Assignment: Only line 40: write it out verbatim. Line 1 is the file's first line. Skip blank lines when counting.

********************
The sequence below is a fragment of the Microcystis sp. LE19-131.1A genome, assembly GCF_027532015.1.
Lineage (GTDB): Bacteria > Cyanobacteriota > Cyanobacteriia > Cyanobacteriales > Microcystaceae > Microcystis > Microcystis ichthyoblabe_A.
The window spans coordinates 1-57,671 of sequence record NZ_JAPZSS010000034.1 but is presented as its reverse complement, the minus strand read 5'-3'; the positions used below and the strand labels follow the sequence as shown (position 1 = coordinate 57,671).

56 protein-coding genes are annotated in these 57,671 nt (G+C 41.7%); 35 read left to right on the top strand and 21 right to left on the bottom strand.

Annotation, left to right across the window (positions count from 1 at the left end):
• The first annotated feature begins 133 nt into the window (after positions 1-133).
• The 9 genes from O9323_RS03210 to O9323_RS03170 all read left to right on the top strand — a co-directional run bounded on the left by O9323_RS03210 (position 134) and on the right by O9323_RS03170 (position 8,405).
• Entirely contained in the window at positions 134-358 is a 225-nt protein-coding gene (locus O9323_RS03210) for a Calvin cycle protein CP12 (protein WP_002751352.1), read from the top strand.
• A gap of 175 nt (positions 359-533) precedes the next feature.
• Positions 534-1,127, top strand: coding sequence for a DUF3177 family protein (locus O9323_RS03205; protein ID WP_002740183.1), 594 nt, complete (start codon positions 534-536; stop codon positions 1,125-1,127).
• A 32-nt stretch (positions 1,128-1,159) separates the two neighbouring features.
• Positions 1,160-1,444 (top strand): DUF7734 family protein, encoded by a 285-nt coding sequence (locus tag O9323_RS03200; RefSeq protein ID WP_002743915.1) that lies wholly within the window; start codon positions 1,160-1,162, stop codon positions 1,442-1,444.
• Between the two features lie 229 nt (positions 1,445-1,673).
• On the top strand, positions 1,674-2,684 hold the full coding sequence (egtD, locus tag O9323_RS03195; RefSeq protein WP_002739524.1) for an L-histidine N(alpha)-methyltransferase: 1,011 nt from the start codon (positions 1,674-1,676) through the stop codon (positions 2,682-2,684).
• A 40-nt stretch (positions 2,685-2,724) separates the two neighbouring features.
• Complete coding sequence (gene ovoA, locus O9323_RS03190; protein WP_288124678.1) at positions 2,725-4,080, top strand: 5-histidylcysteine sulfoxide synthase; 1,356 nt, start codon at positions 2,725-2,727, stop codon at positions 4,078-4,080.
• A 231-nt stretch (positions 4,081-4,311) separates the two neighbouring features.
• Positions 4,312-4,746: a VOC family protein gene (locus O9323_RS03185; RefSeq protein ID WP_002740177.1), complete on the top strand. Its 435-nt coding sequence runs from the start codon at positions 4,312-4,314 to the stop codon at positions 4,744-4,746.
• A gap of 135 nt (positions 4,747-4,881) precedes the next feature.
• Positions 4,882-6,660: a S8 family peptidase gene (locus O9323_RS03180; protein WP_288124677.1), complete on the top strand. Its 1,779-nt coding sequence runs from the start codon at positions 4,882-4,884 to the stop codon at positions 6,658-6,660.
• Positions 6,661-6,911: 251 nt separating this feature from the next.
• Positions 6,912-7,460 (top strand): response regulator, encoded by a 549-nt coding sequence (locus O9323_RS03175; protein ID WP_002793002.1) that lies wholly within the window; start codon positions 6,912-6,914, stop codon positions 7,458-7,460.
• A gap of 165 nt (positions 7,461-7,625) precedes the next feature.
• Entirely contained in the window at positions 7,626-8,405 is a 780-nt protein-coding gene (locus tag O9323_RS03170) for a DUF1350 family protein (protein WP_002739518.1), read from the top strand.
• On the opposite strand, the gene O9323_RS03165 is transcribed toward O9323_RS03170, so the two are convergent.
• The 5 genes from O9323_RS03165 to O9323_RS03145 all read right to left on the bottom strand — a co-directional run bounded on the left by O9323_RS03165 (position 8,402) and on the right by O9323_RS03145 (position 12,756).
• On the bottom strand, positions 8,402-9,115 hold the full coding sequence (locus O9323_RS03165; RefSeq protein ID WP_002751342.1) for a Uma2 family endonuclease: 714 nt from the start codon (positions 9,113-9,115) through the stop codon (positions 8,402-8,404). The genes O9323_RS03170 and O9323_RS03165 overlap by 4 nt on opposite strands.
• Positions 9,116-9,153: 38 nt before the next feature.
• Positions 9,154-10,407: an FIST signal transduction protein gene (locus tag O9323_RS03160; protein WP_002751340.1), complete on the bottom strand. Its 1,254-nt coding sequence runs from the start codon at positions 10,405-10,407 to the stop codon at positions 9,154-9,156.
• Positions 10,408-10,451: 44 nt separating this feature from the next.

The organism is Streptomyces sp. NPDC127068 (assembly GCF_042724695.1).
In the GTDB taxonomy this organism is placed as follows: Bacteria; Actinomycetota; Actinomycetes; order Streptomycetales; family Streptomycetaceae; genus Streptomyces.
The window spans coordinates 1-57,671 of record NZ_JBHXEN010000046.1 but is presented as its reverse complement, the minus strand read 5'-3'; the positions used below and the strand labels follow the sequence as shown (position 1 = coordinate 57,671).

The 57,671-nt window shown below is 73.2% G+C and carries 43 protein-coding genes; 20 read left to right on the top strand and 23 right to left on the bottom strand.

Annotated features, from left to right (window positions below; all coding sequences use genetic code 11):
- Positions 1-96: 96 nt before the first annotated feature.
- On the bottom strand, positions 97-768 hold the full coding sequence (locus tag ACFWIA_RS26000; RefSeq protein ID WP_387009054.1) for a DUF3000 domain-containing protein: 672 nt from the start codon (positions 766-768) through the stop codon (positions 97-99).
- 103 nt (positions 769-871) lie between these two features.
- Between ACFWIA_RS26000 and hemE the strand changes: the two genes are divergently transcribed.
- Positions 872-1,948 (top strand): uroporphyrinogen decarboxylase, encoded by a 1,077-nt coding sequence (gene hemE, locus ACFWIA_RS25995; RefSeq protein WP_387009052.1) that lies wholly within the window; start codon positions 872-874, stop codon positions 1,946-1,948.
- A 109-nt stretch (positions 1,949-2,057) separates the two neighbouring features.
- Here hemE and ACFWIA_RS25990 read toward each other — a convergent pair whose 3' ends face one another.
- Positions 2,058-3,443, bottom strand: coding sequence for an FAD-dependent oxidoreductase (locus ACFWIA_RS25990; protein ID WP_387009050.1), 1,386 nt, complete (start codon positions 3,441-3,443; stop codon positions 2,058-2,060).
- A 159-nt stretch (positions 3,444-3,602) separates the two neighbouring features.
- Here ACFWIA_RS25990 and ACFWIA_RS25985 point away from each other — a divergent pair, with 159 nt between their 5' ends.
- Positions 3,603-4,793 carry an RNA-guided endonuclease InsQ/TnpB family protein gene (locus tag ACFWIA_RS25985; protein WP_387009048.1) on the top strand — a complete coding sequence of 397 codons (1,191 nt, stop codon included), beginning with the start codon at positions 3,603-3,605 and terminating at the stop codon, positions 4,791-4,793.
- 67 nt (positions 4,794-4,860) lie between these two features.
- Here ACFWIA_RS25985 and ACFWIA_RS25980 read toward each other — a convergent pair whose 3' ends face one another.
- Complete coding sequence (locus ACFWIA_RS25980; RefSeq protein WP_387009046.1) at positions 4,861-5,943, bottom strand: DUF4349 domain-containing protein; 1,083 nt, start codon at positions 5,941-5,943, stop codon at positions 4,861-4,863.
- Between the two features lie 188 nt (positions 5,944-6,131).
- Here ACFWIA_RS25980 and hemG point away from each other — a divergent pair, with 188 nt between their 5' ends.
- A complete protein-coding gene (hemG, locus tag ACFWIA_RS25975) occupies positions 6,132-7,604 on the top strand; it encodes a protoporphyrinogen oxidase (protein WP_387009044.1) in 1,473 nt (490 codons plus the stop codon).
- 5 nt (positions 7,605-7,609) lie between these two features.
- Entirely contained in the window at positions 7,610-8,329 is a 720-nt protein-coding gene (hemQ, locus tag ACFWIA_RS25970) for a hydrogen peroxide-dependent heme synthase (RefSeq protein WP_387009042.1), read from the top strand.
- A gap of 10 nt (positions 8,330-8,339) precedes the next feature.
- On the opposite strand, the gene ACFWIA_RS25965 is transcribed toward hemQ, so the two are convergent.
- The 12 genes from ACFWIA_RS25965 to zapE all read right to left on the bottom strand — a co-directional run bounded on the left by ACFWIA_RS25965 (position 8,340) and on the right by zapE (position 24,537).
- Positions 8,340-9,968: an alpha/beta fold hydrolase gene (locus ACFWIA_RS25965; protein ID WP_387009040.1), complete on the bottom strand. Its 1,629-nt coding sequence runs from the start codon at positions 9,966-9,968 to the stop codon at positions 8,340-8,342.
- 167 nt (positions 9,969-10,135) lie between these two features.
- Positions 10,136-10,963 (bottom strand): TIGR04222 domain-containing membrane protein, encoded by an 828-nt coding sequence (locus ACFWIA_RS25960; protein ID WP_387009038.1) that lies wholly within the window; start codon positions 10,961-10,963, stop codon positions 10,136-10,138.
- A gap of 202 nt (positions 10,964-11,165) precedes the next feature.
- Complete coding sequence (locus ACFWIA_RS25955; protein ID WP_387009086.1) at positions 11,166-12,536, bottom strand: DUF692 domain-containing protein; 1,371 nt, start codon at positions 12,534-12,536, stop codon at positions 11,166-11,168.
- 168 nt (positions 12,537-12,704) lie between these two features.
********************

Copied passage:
- Positions 872-1,948 (top strand): uroporphyrinogen decarboxylase, encoded by a 1,077-nt coding sequence (gene hemE, locus ACFWIA_RS25995; RefSeq protein WP_387009052.1) that lies wholly within the window; start codon positions 872-874, stop codon positions 1,946-1,948.